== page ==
Brian Probolsky, CEO of the controversial Orange County Power Authority, was fired by board members behind closed doors on Wednesday afternoon in a split vote after years of debate. 

His dismissal comes after a turbulent two years in which he oversaw the agency’s creation and successful launch, followed by four failed audits, including one that found he improperly approved contracts without the board’s approval. 

[Read: State Auditor Lambasts OC’s Green Energy Agency Over Transparency and Contracting]

Probolsky’s last day will be on May 30, and while the board has identified an “internal candidate,” to take over as acting CEO they have not yet accepted. 

In a statement on Wednesday evening, Probolsky highlighted the agency’s successful launch and focused on his successes in hiring a staff.

“In the past 24 months, I helped Orange County power Authority grow from an idea into one of California’s largest and greenest retail energy providers,” Probolsky said.

The push to fire Probolsky came from Irvine Councilmembers Kathleen Treseder and Tammy Kim, along with Buena Park Councilman Jose Trinidad Castaneda, who all voted to remove Probolsky. 

County supervisor Don Wagner voted against firing him, while Fullerton Mayor and chair of the board Fred Jung abstained from the vote. 

Huntington Beach Councilman Casey McKeon was absent from the meeting. 

“I want to publicly thank our CEO for getting this agency to where it is,” Jung said after they announced Probolsky’s dismissal. “Hopefully this isn’t an exercise in futility for us all.”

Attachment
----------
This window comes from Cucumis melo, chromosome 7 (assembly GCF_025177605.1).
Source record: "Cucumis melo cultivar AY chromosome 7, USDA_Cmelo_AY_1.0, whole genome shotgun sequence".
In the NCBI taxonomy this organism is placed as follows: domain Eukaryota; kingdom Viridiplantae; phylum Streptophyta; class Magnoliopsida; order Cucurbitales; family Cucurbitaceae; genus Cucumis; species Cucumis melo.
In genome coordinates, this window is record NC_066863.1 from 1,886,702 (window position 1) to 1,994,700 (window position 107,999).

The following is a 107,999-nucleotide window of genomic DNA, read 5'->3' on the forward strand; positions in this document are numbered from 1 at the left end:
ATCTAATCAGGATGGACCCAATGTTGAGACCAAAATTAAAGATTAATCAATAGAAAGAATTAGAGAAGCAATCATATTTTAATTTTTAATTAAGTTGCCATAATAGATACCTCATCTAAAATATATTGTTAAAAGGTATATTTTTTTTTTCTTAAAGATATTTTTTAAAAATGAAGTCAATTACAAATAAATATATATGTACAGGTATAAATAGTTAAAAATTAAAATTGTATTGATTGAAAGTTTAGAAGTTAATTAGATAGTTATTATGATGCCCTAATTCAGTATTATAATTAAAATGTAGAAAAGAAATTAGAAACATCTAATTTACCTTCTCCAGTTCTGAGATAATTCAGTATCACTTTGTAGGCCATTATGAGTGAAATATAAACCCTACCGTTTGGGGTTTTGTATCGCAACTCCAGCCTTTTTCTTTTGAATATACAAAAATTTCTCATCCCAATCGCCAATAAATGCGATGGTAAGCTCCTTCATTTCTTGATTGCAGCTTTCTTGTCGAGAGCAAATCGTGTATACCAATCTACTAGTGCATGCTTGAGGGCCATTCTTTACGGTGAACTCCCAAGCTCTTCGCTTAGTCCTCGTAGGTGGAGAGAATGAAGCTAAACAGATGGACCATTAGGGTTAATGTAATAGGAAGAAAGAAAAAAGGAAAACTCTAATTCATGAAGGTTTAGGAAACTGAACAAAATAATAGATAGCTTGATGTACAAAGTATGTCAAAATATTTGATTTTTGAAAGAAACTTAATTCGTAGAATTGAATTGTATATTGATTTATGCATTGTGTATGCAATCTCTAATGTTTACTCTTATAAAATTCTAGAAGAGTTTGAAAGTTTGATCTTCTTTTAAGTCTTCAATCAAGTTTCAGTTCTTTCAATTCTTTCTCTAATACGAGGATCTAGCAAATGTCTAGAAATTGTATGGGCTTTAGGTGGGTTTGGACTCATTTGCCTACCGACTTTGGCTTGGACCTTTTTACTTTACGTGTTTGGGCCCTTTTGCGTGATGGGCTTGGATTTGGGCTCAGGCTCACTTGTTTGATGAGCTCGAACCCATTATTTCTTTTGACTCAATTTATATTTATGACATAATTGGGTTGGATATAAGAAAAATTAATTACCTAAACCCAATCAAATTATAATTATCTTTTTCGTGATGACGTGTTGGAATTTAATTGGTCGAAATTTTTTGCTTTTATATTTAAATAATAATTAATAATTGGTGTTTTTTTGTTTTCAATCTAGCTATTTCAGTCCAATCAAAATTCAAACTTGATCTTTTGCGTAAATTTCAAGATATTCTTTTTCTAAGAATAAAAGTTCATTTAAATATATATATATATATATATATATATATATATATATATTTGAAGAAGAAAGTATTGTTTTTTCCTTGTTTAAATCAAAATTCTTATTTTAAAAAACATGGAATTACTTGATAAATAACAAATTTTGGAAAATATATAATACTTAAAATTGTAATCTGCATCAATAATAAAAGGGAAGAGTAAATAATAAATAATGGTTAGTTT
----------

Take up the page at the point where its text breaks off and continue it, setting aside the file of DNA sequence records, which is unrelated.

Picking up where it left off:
In an interview after the meeting, Kim said that Probolsky’s firing was “inevitable,” due to how much focus he’d picked up during the audits.

But, she said, the power authority’s issues run beyond the CEO’s office. 

“I think it was a systemwide issue and in many ways, one could argue that he was taking direction from the former chair,” Kim said. “The people who structured the original board iteration, which was Mike Carroll and Farrah Khan, how much of it was their responsibility and how much was him simply taking instructions, I don’t know.” 

“I think it’s important that we move onto the next chapter.” 

Carroll, who previously served as chair of the board at the agency, and Khan did not immediately respond to requests for comment on Wednesday afternoon.

Despite firing him, Kim, Castaneda and Treseder praised Probolsky at the end of the meeting. 

“I really appreciate Mr. Probolsky’s efforts at creating this agency,” Treseder said, who made removing Probolsky and improving the power authority a cornerstone of her campaign. 

Kim also complimented his work, and called the previous board “challenging,” to work under. 

“You’ve held composure and grace under pressure,” Kim said. “I just applaud all your work and all your efforts. Kudos to you.” 

Castaneda praised the team Probolsky built at the agency, and shared hopes that it would help continue the agency’s development. 

“It is telling that despite the challenges and the uphill battles we’ve all shared together, you’ve provided so much leadership in bringing a team that will bring about this vision of transforming Orange County,” Castaneda said. “I want to thank you from the bottom of my heart for all the work you’ve done.” 

Probolsky’s firing also attracted attention from state Senator Dave Min, who previously called for Probolsky to either resign or be fired.